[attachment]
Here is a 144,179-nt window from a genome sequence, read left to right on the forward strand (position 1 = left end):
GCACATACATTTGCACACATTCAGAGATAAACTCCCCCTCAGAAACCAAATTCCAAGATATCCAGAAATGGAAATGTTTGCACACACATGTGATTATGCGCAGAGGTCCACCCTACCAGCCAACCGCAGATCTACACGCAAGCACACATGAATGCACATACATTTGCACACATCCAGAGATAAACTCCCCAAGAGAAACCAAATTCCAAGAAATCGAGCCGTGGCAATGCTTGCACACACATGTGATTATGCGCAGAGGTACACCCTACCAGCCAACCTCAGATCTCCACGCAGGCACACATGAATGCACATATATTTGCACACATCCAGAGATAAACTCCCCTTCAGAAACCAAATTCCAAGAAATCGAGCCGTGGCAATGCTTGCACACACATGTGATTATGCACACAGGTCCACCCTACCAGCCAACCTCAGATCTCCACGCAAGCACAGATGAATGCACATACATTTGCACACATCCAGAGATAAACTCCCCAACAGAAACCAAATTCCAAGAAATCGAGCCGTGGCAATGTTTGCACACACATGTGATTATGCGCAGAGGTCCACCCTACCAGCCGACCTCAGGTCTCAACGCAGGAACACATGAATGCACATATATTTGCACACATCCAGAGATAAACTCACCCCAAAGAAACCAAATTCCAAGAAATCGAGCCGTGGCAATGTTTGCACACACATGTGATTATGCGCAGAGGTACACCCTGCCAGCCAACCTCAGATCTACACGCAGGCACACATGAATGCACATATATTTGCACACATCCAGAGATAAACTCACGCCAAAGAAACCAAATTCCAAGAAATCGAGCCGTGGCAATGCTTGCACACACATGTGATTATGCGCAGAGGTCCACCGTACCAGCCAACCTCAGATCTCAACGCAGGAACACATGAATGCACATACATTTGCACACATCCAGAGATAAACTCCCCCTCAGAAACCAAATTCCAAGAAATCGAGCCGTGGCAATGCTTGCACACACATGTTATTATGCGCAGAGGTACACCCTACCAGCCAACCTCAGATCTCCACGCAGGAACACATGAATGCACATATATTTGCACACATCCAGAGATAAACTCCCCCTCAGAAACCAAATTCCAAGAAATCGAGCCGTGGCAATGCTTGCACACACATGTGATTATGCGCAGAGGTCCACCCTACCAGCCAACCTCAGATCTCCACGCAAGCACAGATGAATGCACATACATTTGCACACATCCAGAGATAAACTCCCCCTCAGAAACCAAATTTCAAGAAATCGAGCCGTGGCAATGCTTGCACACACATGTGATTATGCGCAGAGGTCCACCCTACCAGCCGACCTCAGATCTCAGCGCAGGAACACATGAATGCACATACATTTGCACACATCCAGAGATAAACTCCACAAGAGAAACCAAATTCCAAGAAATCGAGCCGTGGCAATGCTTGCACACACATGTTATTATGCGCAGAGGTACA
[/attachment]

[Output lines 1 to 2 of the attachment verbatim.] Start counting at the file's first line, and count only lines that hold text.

Here is a 144,179-nt window from a genome sequence, read left to right on the forward strand (position 1 = left end):
GCACATACATTTGCACACATTCAGAGATAAACTCCCCCTCAGAAACCAAATTCCAAGATATCCAGAAATGGAAATGTTTGCACACACATGTGATTATGCGCAGAGGTCCACCCTACCAGCCAACCGCAGATCTACACGCAAGCACACATGAATGCACATACATTTGCACACATCCAGAGATAAACTCCCCAAGAGAAACCAAATTCCAAGAAATCGAGCCGTGGCAATGCTTGCACACACATGTGATTATGCGCAGAGGTACACCCTACCAGCCAACCTCAGATCTCCACGCAGGCACACATGAATGCACATATATTTGCACACATCCAGAGATAAACTCCCCTTCAGAAACCAAATTCCAAGAAATCGAGCCGTGGCAATGCTTGCACACACATGTGATTATGCACACAGGTCCACCCTACCAGCCAACCTCAGATCTCCACGCAAGCACAGATGAATGCACATACATTTGCACACATCCAGAGATAAACTCCCCAACAGAAACCAAATTCCAAGAAATCGAGCCGTGGCAATGTTTGCACACACATGTGATTATGCGCAGAGGTCCACCCTACCAGCCGACCTCAGGTCTCAACGCAGGAACACATGAATGCACATATATTTGCACACATCCAGAGATAAACTCACCCCAAAGAAACCAAATTCCAAGAAATCGAGCCGTGGCAATGTTTGCACACACATGTGATTATGCGCAGAGGTACACCCTGCCAGCCAACCTCAGATCTACACGCAGGCACACATGAATGCACATATATTTGCACACATCCAGAGATAAACTCACGCCAAAGAAACCAAATTCCAAGAAATCGAGCCGTGGCAATGCTTGCACACACATGTGATTATGCGCAGAGGTCCACCGTACCAGCCAACCTCAGATCTCAACGCAGGAACACATGAATGCACATACATTTGCACACATCCAGAGATAAACTCCCCCTCAGAAACCAAATTCCAAGAAATCGAGCCGTGGCAATGCTTGCACACACATGTTATTATGCGCAGAGGTACACCCTACCAGCCAACCTCAGATCTCCACGCAGGAACACATGAATGCACATATATTTGCACACATCCAGAGATAAACTCCCCCTCAGAAACCAAATTCCAAGAAATCGAGCCGTGGCAATGCTTGCACACACATGTGATTATGCGCAGAGGTCCACCCTACCAGCCAACCTCAGATCTCCACGCAAGCACAGATGAATGCACATACATTTGCACACATCCAGAGATAAACTCCCCCTCAGAAACCAAATTTCAAGAAATCGAGCCGTGGCAATGCTTGCACACACATGTGATTATGCGCAGAGGTCCACCCTACCAGCCGACCTCAGATCTCAGCGCAGGAACACATGAATGCACATACATTTGCACACATCCAGAGATAAACTCCACAAGAGAAACCAAATTCCAAGAAATCGAGCCGTGGCAATGCTTGCACACACATGTTATTATGCGCAGAGGTACA